Boy, 4, living with disease only 60 people have been diagnosed with

Published: Jan. 30, 2023 at 3:44 AM EST
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EAU CLAIRE, Wis. (WQOW) - A 4-year-old Wisconsin boy is part of a unique group of people for a heartbreaking reason. He is one of only 60 people around the world to be diagnosed with a rare genetic disease.

Levi Hewitt, 4, is a happy, seemingly healthy little boy. But when he was a baby, he was sick, and doctors couldn’t figure out why they couldn’t get his oxygen levels up.

“He was a normal, healthy kid. And then, right before he turned 1 year old, in September, he was sick. And the doctor was like, ‘Well, his lungs sound great, but they look like crap,’” said Levi’s mother, Tianne Hewitt.

Round after round of tests revealed Levi has multisystemic smooth muscle dysfunction syndrome, or MSMDS. Experts say only 60 people in the world have ever been diagnosed with the disease.

“We get this diagnosis, and we’re told he can’t do contact sports. But he loves baseball. He loves it, and he’s so good at it. It just broke my heart. ‘Cause I was like, ‘This just isn’t fair. He can’t be a normal kid,’” Tianne Hewitt said.

MSMDS is caused by a rare genetic mutation. It affects muscles that operate largely involuntarily in healthy people, including some in organs like the bladder, intestines and lungs.

Aside from the oxygen Levi is nearly always on, you wouldn’t notice anything is wrong. But doctors say patients like the 4-year-old are at high risk of stroke starting at age 10, and early mortality is common.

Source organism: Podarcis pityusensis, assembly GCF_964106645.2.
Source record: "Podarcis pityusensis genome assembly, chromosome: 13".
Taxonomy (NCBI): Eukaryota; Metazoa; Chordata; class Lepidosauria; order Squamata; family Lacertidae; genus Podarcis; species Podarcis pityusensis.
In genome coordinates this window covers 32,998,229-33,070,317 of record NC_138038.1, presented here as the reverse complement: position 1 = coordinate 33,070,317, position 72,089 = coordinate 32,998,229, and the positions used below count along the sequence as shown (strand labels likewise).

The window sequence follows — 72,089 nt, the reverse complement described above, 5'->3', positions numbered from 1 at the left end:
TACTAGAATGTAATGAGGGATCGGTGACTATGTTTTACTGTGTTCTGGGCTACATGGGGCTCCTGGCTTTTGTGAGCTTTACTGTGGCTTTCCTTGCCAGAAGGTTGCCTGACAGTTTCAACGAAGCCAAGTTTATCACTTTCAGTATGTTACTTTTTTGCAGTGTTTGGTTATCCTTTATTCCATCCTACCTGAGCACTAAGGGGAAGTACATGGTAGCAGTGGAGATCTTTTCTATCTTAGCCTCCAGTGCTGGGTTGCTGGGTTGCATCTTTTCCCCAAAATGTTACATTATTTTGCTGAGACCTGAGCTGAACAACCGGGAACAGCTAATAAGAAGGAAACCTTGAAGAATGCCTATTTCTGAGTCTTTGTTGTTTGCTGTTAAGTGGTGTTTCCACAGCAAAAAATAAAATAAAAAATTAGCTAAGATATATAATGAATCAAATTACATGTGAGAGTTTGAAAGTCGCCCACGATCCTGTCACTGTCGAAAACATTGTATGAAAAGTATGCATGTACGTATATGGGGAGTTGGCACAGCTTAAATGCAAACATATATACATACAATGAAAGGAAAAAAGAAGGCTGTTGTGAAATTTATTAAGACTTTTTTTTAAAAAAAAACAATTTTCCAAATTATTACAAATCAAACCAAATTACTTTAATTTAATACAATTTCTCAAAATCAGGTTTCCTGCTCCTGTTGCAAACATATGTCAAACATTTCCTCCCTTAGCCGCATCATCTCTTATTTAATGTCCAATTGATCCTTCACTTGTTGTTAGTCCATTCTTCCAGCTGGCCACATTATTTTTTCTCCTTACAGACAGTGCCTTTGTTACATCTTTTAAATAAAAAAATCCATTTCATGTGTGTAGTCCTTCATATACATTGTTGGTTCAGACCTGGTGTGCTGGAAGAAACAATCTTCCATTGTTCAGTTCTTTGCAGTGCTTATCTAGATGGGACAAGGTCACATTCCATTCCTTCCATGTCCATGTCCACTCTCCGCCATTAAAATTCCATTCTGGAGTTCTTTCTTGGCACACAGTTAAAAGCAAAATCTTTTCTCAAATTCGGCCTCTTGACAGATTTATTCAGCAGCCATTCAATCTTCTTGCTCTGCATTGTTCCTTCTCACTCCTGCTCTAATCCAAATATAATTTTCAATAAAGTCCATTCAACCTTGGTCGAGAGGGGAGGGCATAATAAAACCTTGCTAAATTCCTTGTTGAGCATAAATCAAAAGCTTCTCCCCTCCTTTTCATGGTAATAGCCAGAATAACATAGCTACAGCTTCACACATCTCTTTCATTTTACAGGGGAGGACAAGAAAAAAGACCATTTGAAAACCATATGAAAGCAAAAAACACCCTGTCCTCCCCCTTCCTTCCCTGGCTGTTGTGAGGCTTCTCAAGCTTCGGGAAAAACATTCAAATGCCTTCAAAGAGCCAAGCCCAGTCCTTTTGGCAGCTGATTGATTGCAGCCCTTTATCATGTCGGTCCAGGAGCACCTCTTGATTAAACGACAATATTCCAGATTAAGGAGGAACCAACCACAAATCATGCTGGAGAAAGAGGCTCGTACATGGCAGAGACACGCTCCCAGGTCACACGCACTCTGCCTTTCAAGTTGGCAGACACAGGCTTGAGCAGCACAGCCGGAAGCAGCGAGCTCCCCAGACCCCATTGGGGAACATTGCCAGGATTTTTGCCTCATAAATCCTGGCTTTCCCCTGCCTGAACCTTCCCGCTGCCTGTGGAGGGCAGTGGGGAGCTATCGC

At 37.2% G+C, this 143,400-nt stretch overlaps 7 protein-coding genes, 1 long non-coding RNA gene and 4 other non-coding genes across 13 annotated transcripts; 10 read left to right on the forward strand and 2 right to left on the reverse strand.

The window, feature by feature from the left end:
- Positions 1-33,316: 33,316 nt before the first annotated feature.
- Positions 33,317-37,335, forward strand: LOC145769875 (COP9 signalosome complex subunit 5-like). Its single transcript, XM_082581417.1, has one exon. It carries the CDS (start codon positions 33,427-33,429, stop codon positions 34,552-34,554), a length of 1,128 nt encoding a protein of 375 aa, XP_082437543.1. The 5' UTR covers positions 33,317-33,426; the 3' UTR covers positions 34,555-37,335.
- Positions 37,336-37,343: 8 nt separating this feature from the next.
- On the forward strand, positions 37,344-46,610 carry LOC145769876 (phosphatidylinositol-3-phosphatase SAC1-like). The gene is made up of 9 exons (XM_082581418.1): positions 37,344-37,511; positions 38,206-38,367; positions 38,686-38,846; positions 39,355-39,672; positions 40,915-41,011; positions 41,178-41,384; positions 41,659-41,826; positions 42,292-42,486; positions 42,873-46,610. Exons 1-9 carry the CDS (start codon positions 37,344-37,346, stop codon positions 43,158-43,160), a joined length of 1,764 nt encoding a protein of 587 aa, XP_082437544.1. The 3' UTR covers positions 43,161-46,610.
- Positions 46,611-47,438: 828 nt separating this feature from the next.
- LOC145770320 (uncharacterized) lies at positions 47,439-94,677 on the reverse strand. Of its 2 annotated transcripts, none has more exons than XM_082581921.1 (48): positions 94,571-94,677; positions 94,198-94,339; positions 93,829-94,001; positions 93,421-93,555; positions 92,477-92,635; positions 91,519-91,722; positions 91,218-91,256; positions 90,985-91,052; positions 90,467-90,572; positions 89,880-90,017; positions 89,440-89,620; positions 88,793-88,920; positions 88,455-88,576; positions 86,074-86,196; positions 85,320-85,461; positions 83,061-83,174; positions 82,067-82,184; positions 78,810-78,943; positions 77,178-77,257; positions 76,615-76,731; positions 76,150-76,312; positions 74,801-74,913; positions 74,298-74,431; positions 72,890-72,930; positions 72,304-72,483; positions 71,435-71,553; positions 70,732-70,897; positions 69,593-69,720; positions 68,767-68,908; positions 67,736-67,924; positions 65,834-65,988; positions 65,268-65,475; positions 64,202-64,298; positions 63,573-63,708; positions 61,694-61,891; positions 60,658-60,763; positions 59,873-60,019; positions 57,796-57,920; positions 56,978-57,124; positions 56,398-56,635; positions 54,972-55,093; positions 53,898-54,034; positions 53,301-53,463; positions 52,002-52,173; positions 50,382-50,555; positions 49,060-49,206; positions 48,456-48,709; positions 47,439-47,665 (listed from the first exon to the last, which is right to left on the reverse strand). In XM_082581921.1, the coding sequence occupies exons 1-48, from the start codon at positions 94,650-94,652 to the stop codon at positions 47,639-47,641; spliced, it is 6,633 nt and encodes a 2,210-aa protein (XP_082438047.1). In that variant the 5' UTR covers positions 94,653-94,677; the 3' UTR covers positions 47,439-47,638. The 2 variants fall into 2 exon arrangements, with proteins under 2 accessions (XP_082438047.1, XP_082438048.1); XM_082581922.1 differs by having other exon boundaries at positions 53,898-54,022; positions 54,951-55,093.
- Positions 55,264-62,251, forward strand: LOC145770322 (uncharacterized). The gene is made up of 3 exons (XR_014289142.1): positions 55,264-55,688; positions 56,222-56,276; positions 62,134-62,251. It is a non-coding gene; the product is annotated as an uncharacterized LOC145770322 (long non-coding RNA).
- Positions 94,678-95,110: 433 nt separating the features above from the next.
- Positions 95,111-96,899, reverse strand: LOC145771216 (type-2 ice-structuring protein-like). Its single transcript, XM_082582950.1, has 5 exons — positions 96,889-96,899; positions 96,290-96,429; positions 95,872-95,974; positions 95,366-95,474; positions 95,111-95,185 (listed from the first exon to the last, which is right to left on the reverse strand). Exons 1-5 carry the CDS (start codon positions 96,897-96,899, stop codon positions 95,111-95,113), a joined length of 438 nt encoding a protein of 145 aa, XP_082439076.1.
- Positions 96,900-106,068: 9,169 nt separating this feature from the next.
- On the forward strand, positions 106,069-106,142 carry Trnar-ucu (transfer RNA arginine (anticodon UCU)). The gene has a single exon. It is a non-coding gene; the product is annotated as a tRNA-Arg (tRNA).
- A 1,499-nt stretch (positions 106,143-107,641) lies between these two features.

Levi’s diagnosis left his family with many big picture questions.

“What does middle school look like? What does high school look like? How do we get to college? Do we make it that far?” said Levi’s father, Nick Hewitt.

It’s been challenging for the entire family, with Levi’s parents spending most of their time at home with their kids.

“When I’m not at work, I’m at home almost exclusively. I don’t do a lot outside of being with my kids,” Nick Hewitt said.

“Sometimes, it’s frustrating for me because I want him to be able to do everything that he wants to do,” said Levi’s older sister, Charleigh Hewitt.

Confused and anxious about how best to raise Levi, his parents reached out for support, finding a network of others living with MSMDS on Facebook. Families from all over the United States, as well as France, Germany, Israel and Australia, are part of the support network.

Each year, they gather in Boston, where the world’s foremost MSMDS specialists are based.

“This was a good opportunity for them to meet directly with all the specialists. But not just that, we are able to share stories,” said Warren Anderson, the father of a 5-year-old with MSMDS.

While stories don’t equate to a cure or answer all of the Hewitts’ questions, it’s a start on helping them figure out how to live with the rare disease.

“It’s really difficult to understand unless you hear the story. When you hear the story and know what it’s like for someone else to struggle with this, then now, you have another piece of that puzzle,” Nick Hewitt said.

The Hewitts are currently trying to raise money on GoFundMe, so they can afford to attend the MSMDS conference in Boston in May.